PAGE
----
Colon (8-8) won his third straight start, allowing just three singles in seven innings against Texas’ powerful lineup Thursday. The Angels snapped a four-game losing streak with an 11-1 win over the AL West-leading Rangers.
“It was good that I was able to do my job, nice to be able to pitch well,” Colon said. “I can’t think about the worst is gone by. There is a lot of baseball left. I just look forward to continuing on and pitching strong.”
After getting a $51 million, four-year deal last winter, Colon allowed just one earned run over 14 innings his first two Anaheim starts. But he went 3-8 the next 15 starts with a 6.57 ERA before his personal winning streak.
Colon has given up a league-high 28 homers, but he limited Texas—tied with the New York Yankees for the major league lead at 145 homers—to two singles by Eric Young and Laynce Nix’s run-scoring hit in the seventh.
“It seems every pitch was working for me, and I was able to find a groove,” said Colon, who didn’t allow a homer for only the fifth time. “I was able to get the ball down low where I needed.”
Robb Quinlan had four hits for Anaheim, which won for only the second time in seven games. The third-place Angels are still five games behind Texas, which lost for just the second time in seven games since the All-Star break.
All but three of Anaheim’s 17 hits were singles.
Rangers starter Ricardo Rodriguez (3-1), who entered the game with a string of 15 1-3 consecutive scoreless innings, sustained a broken right elbow when he was struck by Quinlan’s liner to start the fourth. He is out for the year.
“The biggest loss is to know that Ricardo got pretty mangled up,” shortstop Michael Young said. “We’re all going to have to rally around each other. We’ve really grown to depend on him heavily the last few starts.”
Now the Rangers have to fill another spot in the rotation. All-Star left-hander Kenny Rogers (12-3) is the only pitcher that has remained in the rotation all season.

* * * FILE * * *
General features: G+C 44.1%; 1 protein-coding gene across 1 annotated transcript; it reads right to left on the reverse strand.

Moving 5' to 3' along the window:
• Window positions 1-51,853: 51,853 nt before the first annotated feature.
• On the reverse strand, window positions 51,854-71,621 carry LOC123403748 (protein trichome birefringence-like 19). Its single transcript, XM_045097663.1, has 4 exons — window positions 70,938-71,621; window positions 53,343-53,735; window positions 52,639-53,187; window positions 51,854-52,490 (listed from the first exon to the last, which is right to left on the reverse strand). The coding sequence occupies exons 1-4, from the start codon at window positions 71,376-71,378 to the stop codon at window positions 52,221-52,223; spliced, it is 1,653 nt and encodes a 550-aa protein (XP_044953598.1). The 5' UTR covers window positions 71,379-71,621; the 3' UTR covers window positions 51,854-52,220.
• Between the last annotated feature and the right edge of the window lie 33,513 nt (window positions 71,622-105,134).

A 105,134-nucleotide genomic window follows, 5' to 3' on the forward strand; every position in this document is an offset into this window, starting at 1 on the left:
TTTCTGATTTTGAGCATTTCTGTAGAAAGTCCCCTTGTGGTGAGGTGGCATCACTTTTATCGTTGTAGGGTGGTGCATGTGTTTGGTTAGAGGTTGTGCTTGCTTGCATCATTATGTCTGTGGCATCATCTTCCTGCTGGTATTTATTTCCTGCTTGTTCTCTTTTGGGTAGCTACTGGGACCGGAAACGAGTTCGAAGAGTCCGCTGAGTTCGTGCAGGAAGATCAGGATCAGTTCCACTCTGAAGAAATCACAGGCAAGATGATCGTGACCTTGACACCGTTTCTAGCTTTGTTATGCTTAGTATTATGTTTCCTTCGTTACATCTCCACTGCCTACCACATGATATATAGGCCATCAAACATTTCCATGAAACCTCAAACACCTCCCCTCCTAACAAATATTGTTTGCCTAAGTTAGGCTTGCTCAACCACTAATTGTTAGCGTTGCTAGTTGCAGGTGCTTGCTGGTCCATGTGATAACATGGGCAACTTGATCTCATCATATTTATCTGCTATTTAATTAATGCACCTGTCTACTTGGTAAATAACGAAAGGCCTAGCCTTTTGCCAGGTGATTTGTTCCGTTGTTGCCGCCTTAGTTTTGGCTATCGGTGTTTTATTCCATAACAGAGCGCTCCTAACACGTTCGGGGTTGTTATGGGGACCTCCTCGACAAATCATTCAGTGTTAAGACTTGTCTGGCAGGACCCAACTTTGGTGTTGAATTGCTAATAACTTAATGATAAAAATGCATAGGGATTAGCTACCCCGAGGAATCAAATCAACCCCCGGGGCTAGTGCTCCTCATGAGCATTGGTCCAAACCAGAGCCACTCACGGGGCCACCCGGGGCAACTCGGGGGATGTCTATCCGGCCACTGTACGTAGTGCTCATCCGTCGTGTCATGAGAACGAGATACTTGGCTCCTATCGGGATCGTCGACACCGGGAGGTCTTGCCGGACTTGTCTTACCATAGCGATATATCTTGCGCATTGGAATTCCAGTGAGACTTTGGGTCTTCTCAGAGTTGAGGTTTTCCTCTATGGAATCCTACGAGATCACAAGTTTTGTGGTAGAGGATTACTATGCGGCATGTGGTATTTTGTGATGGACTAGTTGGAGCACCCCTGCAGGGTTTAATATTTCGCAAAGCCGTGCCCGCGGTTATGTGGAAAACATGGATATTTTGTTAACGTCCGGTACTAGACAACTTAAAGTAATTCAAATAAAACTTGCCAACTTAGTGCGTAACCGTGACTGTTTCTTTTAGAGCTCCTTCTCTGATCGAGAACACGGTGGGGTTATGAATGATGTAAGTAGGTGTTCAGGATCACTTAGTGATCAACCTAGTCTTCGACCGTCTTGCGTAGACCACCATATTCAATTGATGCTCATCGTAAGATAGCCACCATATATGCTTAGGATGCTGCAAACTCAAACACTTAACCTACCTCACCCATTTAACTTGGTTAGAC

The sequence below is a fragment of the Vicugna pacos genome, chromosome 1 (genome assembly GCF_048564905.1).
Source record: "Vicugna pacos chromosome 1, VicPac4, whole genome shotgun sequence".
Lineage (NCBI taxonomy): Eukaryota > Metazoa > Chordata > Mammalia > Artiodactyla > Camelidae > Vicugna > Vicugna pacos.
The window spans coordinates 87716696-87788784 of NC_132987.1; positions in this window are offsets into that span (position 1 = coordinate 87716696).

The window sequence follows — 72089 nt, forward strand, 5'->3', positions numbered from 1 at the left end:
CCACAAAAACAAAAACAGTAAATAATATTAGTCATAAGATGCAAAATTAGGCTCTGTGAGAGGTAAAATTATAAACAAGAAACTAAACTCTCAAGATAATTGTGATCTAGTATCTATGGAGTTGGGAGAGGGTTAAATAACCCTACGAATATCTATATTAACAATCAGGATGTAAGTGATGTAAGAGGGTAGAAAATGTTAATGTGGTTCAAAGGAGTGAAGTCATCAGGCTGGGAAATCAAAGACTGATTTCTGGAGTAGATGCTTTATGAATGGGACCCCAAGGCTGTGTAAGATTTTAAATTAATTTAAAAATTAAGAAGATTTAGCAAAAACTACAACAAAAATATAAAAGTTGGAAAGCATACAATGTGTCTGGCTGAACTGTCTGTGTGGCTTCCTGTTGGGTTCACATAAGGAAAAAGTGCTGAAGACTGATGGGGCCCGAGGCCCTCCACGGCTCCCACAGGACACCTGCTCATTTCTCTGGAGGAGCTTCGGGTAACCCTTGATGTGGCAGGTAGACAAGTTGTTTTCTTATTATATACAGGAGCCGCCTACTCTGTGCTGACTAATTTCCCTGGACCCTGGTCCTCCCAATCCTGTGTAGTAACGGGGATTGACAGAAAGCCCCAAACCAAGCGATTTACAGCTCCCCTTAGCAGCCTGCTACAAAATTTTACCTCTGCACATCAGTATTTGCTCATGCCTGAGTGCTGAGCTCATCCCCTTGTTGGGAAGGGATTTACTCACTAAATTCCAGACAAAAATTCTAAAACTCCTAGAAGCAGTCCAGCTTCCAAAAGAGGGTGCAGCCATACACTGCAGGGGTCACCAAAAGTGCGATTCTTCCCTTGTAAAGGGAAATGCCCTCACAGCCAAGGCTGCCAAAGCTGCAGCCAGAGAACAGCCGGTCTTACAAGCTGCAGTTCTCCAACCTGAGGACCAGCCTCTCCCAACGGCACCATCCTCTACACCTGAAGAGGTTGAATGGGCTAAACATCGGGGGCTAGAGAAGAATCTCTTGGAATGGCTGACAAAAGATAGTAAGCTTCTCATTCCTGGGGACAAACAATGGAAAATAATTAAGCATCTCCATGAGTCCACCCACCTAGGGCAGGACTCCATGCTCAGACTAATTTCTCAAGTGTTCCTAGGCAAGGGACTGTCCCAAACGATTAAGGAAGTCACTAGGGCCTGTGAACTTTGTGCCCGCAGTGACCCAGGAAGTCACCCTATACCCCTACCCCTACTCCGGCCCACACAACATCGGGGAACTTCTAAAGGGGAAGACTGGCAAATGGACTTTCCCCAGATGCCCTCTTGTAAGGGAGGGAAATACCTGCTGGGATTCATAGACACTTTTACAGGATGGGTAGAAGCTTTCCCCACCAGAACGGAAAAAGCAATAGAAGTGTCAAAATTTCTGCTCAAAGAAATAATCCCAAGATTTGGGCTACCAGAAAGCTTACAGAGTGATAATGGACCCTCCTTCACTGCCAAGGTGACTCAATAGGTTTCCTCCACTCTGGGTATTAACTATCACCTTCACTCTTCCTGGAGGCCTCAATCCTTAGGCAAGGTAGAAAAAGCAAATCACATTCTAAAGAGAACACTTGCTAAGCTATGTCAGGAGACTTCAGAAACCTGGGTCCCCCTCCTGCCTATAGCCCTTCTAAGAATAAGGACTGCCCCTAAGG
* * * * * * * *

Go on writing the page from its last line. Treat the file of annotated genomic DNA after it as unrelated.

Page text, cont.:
Colon held the Rangers without a hit until Young’s one-out infield single on a slow roller down the third-base line in the fifth. Quinlan made a clean play and threw to first, but Young beat the throw by a step.
Colon struck out six and walked three, throwing 106 pitches on a sunny day with the temperature near the mid-90s.
“He was throwing the ball the last couple of innings better than we’ve seen in a while,” Angels manager Mike Scioscia said. “His velocity was the best we’ve seen in a long time.”
In the seventh, Colon walked Mark Teixeira before Young and Nix had consecutive singles for Texas’ only run. Colon was replaced by Brendan Donnelly to start the eighth. He and Kevin Gregg finished the four-hitter.
Quinlan was 4-for-5 with a run and two RBIs, including an RBI double in Anaheim’s four-run ninth. He was credited with a single on the ball that knocked out Rodriguez.
“It’s never any fun when it comes off the bat like that,” Quinlan said. “I saw it hit him … it’s just an unfortunate situation.”
Anaheim built a 4-0 lead with four straight two-out singles in the second. After Jose Molina and Adam Kennedy, the Nos. 8-9 hitters, had hits, Chone Figgins drove them home with a single and DaVanon followed with a run-scoring hit before getting picked off.
Rodriguez allowed four runs on seven hits, after allowing just two earned runs over 23 2-3 innings his previous three starts. He struck out one and walked one.
Nick Regilio replaced Rodriguez and got Molina to ground into a double play.
Quinlan had an RBI single and Kennedy a run-scoring hit in Anaheim’s three-run sixth against Regilio that made it 7-1.
Anderson left in the seventh with a tight groin, which he irritated running out an infield single. Scioscia said Anderson probably won’t play in the field for several days, and might not even DH. … Colon is 3-0 with a 2.25 ERA against Texas this season, 5-8 with a 6.57 ERA against everyone else. … Texas is 17-11 against the AL West, 11-4 at home. The next 10 games are against division foes. … Anaheim is 25-23 on the road, joining the Yankees and Minnesota as the only AL teams with winning records away from home.